readers (hi, Mom!) will find the above photo vaguely familiar.
That’s because a flipped
version turns up on the cover of Dead Reckoning: The Untold Story
of the Northwest Passage. It says here that the book’s author is heading
for Oakville, and is not to be missed. More precisely, Our Ken will be
presenting to the Canadian Club of Halton at the Oakville Conference Centre on
February 22. He tells jokes, shows slides, waves his arms — what’s not to
Ken’s latest book
challenges the conventional narrative of the Northwest Passage which
emerged out of Victorian England and focuses almost exclusively on Royal Navy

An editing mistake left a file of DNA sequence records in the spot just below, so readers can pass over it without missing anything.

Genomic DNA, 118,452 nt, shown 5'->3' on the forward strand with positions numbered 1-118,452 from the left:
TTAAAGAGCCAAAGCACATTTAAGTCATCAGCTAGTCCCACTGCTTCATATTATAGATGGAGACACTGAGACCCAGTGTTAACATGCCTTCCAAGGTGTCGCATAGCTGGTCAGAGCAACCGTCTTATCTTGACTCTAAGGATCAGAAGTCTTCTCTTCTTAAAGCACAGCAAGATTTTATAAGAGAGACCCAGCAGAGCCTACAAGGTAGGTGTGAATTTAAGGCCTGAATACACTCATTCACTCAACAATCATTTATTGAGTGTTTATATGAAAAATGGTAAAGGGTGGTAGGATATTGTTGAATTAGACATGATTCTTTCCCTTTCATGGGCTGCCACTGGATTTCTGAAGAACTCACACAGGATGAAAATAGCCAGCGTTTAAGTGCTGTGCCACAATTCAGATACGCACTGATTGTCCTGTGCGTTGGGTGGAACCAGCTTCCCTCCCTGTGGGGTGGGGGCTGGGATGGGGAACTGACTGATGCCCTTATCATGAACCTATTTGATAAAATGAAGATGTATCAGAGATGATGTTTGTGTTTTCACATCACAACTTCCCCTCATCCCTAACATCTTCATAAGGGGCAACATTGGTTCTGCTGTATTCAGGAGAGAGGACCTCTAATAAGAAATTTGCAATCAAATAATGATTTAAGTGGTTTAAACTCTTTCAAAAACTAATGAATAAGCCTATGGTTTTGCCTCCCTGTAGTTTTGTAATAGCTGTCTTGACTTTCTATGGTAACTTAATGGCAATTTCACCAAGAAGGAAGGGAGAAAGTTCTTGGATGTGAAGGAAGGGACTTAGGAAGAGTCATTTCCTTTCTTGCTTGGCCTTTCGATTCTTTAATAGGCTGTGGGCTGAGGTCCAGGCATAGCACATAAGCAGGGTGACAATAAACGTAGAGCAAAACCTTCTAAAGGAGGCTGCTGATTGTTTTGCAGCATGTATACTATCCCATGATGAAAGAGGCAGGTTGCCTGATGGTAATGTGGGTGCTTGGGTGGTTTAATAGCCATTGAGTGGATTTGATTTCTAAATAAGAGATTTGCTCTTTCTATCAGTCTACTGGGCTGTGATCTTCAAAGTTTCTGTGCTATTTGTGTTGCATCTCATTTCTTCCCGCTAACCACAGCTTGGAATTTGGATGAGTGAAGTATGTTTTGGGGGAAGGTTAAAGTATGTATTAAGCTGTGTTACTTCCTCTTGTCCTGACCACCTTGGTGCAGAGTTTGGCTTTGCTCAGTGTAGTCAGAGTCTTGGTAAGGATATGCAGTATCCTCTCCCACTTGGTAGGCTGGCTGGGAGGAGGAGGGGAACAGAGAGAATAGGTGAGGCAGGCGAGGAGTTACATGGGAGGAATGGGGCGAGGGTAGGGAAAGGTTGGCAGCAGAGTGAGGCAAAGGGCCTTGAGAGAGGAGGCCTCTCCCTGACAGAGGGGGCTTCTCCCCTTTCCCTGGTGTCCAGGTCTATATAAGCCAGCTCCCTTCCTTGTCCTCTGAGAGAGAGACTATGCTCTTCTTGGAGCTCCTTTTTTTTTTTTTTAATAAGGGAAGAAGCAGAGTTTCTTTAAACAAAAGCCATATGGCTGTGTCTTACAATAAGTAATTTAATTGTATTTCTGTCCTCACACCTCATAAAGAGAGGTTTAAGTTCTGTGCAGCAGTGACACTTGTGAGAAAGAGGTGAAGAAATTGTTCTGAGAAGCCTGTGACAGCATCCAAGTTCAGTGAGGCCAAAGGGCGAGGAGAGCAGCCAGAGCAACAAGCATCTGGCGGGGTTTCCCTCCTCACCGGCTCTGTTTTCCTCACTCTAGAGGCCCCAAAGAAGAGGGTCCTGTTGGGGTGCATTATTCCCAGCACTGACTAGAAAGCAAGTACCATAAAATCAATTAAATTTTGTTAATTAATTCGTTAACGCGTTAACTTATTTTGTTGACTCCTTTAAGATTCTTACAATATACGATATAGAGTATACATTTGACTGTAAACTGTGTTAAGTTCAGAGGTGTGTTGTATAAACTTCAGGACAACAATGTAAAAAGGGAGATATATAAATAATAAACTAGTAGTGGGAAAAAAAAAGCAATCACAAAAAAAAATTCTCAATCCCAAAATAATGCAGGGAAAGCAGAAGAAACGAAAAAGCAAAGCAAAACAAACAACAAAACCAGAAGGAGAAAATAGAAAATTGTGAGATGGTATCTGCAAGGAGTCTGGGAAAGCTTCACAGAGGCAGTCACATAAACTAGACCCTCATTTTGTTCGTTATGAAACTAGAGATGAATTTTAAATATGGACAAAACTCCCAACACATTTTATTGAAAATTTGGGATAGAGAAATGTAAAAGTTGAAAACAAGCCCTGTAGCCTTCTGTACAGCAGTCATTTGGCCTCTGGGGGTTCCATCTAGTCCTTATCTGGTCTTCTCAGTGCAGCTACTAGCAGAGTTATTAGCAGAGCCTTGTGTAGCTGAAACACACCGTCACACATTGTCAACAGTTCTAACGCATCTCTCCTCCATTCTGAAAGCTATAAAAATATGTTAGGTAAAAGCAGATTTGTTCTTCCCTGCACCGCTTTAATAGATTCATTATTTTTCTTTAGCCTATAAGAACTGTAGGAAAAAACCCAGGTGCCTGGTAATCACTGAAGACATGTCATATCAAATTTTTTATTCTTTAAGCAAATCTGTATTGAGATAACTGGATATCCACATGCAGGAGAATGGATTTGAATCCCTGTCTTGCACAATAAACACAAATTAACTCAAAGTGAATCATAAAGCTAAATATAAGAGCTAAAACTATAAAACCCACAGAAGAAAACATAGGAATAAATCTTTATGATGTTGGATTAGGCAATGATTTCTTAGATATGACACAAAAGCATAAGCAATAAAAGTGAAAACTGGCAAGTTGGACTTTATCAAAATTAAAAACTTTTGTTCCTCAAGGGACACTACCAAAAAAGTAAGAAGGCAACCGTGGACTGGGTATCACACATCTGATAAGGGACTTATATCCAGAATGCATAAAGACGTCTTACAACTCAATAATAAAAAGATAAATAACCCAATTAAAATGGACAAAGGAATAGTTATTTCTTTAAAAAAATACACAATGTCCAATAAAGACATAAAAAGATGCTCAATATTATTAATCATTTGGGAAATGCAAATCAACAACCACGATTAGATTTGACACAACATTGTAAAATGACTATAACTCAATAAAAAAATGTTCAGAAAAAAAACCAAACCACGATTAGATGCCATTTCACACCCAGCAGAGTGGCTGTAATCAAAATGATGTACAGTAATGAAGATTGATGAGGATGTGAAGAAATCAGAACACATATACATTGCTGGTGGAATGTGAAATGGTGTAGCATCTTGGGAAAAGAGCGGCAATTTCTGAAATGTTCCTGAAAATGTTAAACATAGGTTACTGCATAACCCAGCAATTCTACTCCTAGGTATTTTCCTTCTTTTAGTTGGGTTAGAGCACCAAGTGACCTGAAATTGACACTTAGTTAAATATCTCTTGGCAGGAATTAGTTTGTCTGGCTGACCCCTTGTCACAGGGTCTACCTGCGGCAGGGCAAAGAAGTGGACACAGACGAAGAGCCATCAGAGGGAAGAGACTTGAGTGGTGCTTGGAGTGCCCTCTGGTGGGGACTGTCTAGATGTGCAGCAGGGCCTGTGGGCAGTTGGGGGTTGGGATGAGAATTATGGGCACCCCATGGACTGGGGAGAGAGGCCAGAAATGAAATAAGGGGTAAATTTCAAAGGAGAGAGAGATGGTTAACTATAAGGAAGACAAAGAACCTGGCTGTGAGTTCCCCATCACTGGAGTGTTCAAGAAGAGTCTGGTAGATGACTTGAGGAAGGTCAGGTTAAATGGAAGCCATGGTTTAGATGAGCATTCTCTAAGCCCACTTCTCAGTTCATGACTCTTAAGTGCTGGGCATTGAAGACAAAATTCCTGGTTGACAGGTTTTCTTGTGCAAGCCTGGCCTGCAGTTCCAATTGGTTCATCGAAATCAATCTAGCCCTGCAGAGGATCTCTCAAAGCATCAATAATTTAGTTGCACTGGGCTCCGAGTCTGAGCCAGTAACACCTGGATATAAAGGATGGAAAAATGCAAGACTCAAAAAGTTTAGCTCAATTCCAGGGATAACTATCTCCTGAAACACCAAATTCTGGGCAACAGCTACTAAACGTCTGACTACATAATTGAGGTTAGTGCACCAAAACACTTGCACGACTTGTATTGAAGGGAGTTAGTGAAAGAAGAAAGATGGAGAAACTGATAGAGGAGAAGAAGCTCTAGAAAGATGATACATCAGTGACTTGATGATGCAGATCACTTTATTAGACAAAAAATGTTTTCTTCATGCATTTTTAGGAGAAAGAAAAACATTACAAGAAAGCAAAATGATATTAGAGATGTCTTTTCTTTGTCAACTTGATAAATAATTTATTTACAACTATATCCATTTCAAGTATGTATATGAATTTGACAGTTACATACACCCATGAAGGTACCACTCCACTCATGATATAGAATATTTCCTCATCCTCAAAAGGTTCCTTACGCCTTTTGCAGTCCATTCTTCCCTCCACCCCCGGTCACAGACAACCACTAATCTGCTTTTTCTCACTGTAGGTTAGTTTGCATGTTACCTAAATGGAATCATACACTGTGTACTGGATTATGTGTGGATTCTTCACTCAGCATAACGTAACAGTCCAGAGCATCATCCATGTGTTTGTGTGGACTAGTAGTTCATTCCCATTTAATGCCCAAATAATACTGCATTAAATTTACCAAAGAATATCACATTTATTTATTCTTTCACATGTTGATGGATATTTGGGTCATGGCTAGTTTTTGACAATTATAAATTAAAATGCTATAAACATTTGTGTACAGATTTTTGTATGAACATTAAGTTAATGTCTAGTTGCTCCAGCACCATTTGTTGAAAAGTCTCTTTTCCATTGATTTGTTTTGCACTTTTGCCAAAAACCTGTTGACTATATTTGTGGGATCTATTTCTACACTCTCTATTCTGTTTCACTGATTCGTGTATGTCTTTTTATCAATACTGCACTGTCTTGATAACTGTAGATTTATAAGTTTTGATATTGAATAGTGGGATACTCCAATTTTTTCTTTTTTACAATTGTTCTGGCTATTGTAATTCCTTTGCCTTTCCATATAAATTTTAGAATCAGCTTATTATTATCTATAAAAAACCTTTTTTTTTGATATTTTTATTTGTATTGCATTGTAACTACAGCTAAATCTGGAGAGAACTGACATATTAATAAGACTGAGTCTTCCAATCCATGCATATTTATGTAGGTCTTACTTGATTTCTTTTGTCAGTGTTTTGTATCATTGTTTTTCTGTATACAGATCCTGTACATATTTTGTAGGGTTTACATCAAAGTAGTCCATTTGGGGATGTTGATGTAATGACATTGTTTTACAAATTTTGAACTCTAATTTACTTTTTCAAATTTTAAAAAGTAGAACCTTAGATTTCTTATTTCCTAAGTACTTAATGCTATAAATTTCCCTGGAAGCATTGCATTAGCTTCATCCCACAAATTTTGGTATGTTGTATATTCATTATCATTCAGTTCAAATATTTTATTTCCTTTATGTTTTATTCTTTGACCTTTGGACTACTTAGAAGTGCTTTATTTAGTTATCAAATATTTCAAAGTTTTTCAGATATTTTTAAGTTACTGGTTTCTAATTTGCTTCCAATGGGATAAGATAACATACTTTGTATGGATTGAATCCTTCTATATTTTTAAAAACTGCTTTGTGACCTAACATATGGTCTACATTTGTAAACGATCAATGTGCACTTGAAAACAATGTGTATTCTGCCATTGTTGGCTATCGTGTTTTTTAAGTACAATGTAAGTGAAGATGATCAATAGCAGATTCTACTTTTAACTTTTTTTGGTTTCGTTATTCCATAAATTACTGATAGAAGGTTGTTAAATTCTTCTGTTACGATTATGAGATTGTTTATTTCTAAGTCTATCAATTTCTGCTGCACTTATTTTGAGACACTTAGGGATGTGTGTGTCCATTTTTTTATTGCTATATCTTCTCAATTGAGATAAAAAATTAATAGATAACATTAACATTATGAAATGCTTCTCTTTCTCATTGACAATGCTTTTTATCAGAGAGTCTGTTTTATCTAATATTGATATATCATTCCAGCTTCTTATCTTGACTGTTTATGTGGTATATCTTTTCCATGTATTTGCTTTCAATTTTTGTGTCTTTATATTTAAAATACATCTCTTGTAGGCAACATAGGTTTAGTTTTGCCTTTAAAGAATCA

officers. By integrating non-British and fur-trade explorers and, above all,
Canada’s indigenous peoples, Dead Reckoning drags the story of Arctic
discovery into the twenty-first century.
At first I dreamed that this might be it: the cairn James Clark Ross built on Boothia Peninsula in 1831 to mark his discovery of the North Magnetic Pole. Turned out the ruins of THAT cairn lie a few hours march away. Henry Larsen built THIS cairn during his eastward voyage in the St. Roch. He did so to mark the gravesite of the ship’s cook, who died aboard ship in this bay. So that’s the kind of thing might surface.